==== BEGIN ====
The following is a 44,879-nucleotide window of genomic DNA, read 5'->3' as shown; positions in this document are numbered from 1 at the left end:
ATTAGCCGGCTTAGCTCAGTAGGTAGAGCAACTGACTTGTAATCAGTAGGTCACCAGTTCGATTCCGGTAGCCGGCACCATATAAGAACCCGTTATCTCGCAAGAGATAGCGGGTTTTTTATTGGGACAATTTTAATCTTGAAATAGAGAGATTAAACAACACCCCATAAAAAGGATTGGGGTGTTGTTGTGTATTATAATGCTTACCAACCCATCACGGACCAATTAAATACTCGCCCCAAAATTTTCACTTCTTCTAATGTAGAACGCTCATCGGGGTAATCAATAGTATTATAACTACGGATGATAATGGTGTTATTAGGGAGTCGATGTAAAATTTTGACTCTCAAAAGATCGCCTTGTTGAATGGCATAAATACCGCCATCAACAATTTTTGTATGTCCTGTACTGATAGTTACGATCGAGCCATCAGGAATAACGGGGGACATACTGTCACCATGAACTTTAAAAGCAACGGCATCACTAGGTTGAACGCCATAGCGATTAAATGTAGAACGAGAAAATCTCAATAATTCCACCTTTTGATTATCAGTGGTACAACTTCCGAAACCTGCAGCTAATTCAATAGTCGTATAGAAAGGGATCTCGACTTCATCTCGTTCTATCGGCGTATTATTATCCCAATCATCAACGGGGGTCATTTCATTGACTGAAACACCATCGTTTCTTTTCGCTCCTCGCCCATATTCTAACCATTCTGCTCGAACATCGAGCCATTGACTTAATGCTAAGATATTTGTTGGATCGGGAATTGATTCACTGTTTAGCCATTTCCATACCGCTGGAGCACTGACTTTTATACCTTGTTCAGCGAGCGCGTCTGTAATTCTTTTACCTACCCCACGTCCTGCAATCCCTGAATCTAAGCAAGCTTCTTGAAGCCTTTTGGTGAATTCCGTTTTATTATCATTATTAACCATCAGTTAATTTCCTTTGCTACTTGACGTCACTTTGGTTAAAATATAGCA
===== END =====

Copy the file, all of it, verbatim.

The following is a 44,879-nucleotide window of genomic DNA, read 5'->3' as shown; positions in this document are numbered from 1 at the left end:
ATTAGCCGGCTTAGCTCAGTAGGTAGAGCAACTGACTTGTAATCAGTAGGTCACCAGTTCGATTCCGGTAGCCGGCACCATATAAGAACCCGTTATCTCGCAAGAGATAGCGGGTTTTTTATTGGGACAATTTTAATCTTGAAATAGAGAGATTAAACAACACCCCATAAAAAGGATTGGGGTGTTGTTGTGTATTATAATGCTTACCAACCCATCACGGACCAATTAAATACTCGCCCCAAAATTTTCACTTCTTCTAATGTAGAACGCTCATCGGGGTAATCAATAGTATTATAACTACGGATGATAATGGTGTTATTAGGGAGTCGATGTAAAATTTTGACTCTCAAAAGATCGCCTTGTTGAATGGCATAAATACCGCCATCAACAATTTTTGTATGTCCTGTACTGATAGTTACGATCGAGCCATCAGGAATAACGGGGGACATACTGTCACCATGAACTTTAAAAGCAACGGCATCACTAGGTTGAACGCCATAGCGATTAAATGTAGAACGAGAAAATCTCAATAATTCCACCTTTTGATTATCAGTGGTACAACTTCCGAAACCTGCAGCTAATTCAATAGTCGTATAGAAAGGGATCTCGACTTCATCTCGTTCTATCGGCGTATTATTATCCCAATCATCAACGGGGGTCATTTCATTGACTGAAACACCATCGTTTCTTTTCGCTCCTCGCCCATATTCTAACCATTCTGCTCGAACATCGAGCCATTGACTTAATGCTAAGATATTTGTTGGATCGGGAATTGATTCACTGTTTAGCCATTTCCATACCGCTGGAGCACTGACTTTTATACCTTGTTCAGCGAGCGCGTCTGTAATTCTTTTACCTACCCCACGTCCTGCAATCCCTGAATCTAAGCAAGCTTCTTGAAGCCTTTTGGTGAATTCCGTTTTATTATCATTATTAACCATCAGTTAATTTCCTTTGCTACTTGACGTCACTTTGGTTAAAATATAGCA